It should be noted that p is usually predetermined prior to encryption; thus, the value of g can also be predetermined. Further, when using the above method, the strings and m_{x,0},m_{x,1}, . . . ,m_{x,nx }and m_{y,1}, . . . ,m_{k,ny }can be recovered directly from x_{0,m},x_{1,m}, . . . ,x_{nx,m }and y_{1,m}, . . . ,y_{ny,m}, respectively. An extra bit is needed to identify whether (x_{0,m},x_{1,m}, . . . ,x_{nx,m},y_{0,m},y_{1,m}, . . . ,y_{ny,m}) or
is used at the sending correspondent. Additionally, any nonquadratic value in F(p) can be used for g. For efficiency, g is chosen to be −1 for p≡3mod4 and is chosen to be 2 for p≡1mod4. Further, at the receiver, the process is reversed. In the case of g=2, a division by two is carried out. It should noted that dividing x_{i,m }by two is computed using one modulo addition, because:
x _{i,m}/2=((x _{i,m}−(x _{i,m})mod2)/2)+(x _{i,m})mod2*(1/2)mod p; (i)
(x_{i,m})mod2 is the least significant bit of x_{i,m}; (ii) and
(1/2)modp=(p+1)/2. (iii)
The following describes the mapping of points that satisfy one elliptic polynomial to points that satisfy another elliptic polynomial. The two elliptic polynomials are not required to be isomorphic with respect to each other. This mapping is used for “hopping” between elliptic polynomials.
The type of elliptic polynomial used for such mapping of points has the following form. The elliptic polynomial is a polynomial with more than two independent variables such that one of the variables, termed the ycoordinate, has a maximum degree of two, and appears on its own in only one of the monomials. The other variables, termed the xcoordinates, have a maximum degree of three, and each must appear in at least one of the monomials with a degree of three. Finally, all monomials that contain xcoordinates must have a total degree of three.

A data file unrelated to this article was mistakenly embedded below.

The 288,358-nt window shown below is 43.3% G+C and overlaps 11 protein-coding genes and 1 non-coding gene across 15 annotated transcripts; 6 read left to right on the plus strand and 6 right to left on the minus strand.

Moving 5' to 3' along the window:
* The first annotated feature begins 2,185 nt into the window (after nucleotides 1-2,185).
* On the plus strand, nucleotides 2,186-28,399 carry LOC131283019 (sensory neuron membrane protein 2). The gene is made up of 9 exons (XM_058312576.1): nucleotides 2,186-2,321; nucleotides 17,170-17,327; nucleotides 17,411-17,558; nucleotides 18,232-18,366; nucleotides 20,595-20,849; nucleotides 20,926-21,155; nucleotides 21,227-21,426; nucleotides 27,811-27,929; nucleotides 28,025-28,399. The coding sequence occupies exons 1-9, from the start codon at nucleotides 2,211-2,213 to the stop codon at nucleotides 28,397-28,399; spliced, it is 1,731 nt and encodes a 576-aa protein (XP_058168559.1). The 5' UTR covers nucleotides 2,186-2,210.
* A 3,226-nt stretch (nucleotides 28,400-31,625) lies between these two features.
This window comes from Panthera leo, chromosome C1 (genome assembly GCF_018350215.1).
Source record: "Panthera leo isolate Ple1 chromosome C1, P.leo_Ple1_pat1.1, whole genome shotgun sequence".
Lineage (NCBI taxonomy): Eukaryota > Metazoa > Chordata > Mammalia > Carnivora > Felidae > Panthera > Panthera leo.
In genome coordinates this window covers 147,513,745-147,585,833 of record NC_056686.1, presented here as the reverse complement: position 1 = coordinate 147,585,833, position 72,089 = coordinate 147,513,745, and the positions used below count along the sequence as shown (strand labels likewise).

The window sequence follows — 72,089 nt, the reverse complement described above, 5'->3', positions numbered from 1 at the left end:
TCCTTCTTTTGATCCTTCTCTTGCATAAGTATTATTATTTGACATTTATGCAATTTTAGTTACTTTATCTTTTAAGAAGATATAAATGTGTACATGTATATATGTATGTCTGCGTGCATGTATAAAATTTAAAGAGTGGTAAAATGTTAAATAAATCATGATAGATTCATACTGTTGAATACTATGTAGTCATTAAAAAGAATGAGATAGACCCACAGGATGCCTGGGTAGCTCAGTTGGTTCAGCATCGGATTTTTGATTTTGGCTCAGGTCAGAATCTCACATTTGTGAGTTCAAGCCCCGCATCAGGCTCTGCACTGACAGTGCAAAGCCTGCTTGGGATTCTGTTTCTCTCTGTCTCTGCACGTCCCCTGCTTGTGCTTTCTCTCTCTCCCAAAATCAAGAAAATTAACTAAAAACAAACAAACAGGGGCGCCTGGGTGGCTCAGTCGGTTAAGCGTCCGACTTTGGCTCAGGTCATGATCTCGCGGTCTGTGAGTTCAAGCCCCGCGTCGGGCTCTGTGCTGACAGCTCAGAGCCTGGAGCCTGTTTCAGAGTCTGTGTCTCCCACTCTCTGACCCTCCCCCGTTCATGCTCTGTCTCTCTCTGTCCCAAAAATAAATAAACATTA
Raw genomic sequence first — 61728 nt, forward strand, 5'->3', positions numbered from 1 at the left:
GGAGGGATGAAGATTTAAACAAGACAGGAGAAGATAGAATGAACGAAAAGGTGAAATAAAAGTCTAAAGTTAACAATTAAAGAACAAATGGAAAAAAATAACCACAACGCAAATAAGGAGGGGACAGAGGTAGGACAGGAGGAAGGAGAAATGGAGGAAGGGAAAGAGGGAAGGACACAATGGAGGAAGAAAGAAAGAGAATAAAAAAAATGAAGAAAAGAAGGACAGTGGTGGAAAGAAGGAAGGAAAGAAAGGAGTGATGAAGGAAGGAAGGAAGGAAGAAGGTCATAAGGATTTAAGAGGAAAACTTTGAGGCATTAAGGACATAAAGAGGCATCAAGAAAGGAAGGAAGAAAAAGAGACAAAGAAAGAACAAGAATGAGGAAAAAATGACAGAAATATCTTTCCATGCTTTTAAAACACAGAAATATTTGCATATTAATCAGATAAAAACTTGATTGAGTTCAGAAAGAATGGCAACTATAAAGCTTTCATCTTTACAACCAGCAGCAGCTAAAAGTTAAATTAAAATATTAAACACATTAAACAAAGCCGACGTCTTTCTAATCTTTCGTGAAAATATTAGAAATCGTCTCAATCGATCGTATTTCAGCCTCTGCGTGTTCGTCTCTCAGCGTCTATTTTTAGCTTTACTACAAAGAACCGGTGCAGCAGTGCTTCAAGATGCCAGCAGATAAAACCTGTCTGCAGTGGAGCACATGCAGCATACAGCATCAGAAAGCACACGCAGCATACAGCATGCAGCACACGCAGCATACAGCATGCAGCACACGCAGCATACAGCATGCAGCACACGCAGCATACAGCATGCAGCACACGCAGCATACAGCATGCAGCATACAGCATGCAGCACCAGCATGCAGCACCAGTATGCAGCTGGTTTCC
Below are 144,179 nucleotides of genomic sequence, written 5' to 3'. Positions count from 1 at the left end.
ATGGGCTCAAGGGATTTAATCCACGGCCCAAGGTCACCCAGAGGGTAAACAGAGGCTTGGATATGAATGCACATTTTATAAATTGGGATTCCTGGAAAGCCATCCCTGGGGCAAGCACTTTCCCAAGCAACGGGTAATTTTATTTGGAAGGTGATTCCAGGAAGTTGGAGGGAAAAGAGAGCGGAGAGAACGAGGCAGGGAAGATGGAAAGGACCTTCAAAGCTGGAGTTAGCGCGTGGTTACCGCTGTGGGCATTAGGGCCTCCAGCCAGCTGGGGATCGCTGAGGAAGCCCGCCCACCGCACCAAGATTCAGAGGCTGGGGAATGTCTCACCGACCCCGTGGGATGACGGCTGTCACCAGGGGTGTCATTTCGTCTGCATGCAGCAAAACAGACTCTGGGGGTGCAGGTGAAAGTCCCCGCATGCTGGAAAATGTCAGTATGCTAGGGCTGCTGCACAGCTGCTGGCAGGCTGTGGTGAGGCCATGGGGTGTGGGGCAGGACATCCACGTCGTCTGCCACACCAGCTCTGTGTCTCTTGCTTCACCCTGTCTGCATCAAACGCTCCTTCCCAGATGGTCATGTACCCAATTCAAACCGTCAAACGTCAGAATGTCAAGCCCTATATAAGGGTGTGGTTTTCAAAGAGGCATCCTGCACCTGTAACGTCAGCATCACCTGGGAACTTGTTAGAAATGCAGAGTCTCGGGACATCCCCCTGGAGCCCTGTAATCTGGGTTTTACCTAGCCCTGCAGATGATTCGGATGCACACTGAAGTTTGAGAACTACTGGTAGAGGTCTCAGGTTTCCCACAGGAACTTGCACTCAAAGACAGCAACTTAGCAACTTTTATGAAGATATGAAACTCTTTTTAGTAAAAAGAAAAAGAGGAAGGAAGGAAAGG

Letting S_{nx }represent the set of numbers from 0 to nx (i.e., S_{nx}={0, . . . ,nx}), then given a finite field F and denoting b_{1l} ^{(s)},b_{2lk} ^{(s) }ε F as the coefficients of the sth elliptic polynomial, the following equation defined over F is an example of such an elliptic polynomial:
The following equations are examples of equation (25):
y ^{2} =b _{10} ^{(s)} x _{0} ^{3} +b _{1l} ^{(s)} x _{1} ^{3} +b _{201} ^{(s)} x _{0} ^{2} x _{1} (26)
y _{0} ^{2} =b _{10} ^{(s)} x _{0} ^{3} +b _{1l} ^{(s)} x _{1} ^{3} +b _{201} ^{(s)} x _{0} ^{2} x _{1} +b _{210} ^{(s)} x _{1} ^{2} x _{0} (27).
Given an elliptic polynomial, such as that given above in equation (25), with coefficients b_{1l},b_{2lk1 }ε F, then) (x_{0,o} ^{(s)},x_{0,o} ^{(s)}, . . . ,x_{nx,o} ^{(s)},y_{o} ^{(s)}) is denoted as a point that satisfies the sth elliptic polynomial. Given another elliptic polynomial that is denoted the rth polynomial, with coefficients b_{1l} ^{(r)},b_{2lk} ^{(r) }ε F, then
where the rth elliptic polynomial is not necessarily isomorphic to the sth elliptic polynomial, i.e., where all or some of the coefficients b_{1l} ^{(r)},b_{2lk} ^{(r) }ε F are different and independent of the coefficients b_{1l} ^{(s)},b_{2lk} ^{(s) }ε F.
Elliptic polynomial hopping refers to hopping the point (x_{0,o} ^{(s)},x_{0,o} ^{(s)}, . . . ,x_{nx,o} ^{(s)},y_{o} ^{(s)}) that satisfies the one elliptic polynomial (for example, the sth elliptic polynomial with coefficients b_{1l} ^{(s)},b_{2lk} ^{(s) }ε F) into an equivalent point (x_{0,o} ^{(r)},x_{0,o} ^{(r)}, . . . ,x_{nx,o} ^{(r)},y_{o} ^{(r)}) that satisfies the rth elliptic polynomial with coefficients b_{1l} ^{(r)},b_{2lk} ^{(r) }ε F.